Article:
• Fenders, elegantly painted to match, providing dignified protection from mud-splattered-on-the-back-of-your-shirt-and-in-your-crotch. No one likes that.

  • Carriers, black in back for him*, green in front for her**. Why is one in back and the other in front? I don't know.

  • A Bell! Look, no one knows what "On your left," means, and no one likes saying it at the volume required to make it heard. Also, it only works on multi-use trails, which represent 0.01% of bicycle-legal conveyances in the United States.***

  • It's got plenty of gears, as many as you'll ever need. (21 if you have to ask.)

What could be better? The little front rack really should have a basket, but that's easy to remedy. These are great bikes, and they're really cute.

In the US, Trek is the Coke of bicycles. There's a Pepsi, a Royal Crown, some generic brands, and lots of local micro-brews, but then there's Trek. It's true they had humble beginnings, but that's true for most of us. It's also true that they've accomplished a great deal, not the least of which was supporting a cyclist recovering from cancer after he'd been left for dead by his former team.

Trek makes a lot of bikes. Unfortunately, as recently as 2004 NOT even ONE Trek sold in the US was an off-the-shelf vehicle for practical transportation.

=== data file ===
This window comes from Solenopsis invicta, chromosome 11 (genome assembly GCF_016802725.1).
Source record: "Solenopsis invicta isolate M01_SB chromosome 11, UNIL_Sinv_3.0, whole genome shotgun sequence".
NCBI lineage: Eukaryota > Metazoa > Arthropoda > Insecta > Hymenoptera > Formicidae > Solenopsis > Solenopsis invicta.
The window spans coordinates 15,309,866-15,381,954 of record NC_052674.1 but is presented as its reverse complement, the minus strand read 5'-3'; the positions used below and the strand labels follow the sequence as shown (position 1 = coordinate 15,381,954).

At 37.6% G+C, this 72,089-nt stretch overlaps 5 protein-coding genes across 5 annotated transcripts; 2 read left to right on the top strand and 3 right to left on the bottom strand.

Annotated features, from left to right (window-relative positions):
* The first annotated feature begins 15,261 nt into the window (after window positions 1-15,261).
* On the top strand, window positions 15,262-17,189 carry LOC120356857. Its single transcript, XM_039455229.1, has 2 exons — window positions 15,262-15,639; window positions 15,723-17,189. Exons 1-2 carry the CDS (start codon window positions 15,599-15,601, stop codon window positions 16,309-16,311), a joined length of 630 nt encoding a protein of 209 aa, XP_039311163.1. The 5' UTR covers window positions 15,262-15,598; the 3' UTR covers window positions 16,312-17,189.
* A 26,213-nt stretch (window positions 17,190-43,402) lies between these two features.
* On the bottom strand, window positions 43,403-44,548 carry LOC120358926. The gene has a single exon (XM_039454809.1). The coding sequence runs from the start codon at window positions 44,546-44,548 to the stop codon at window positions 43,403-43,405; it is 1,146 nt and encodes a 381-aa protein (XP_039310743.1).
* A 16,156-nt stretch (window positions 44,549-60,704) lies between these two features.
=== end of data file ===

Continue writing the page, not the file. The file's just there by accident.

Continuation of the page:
Something must have been happening below the surface, because in 2007 Trek CEO John Burke gave a fairly rousing speech, and initiated a bicycle advocacy campaign called 1 World, 2 Wheels. (When you're done here, please go to 1 World, 2 Wheels and listen to his talk, it's worth it.)

Mr. Burke clearly knows who puts the butter on his bread, but he also appears to know that unless transportation culture in the US begins to change, (a) many of his customers will be run off the road by people driving Hummer H-7s, and (b) it's going to be hard to ride bicycles in America's coastal cities when they're under water. In other words:

The bicycle is a simple solution to some of the world’s most complicated problems.
That is Trek's tag line for 1 World, 2 Wheels, and for the Allant. What's the big deal about this bike? Nothing, and that's the point. Just get on and ride.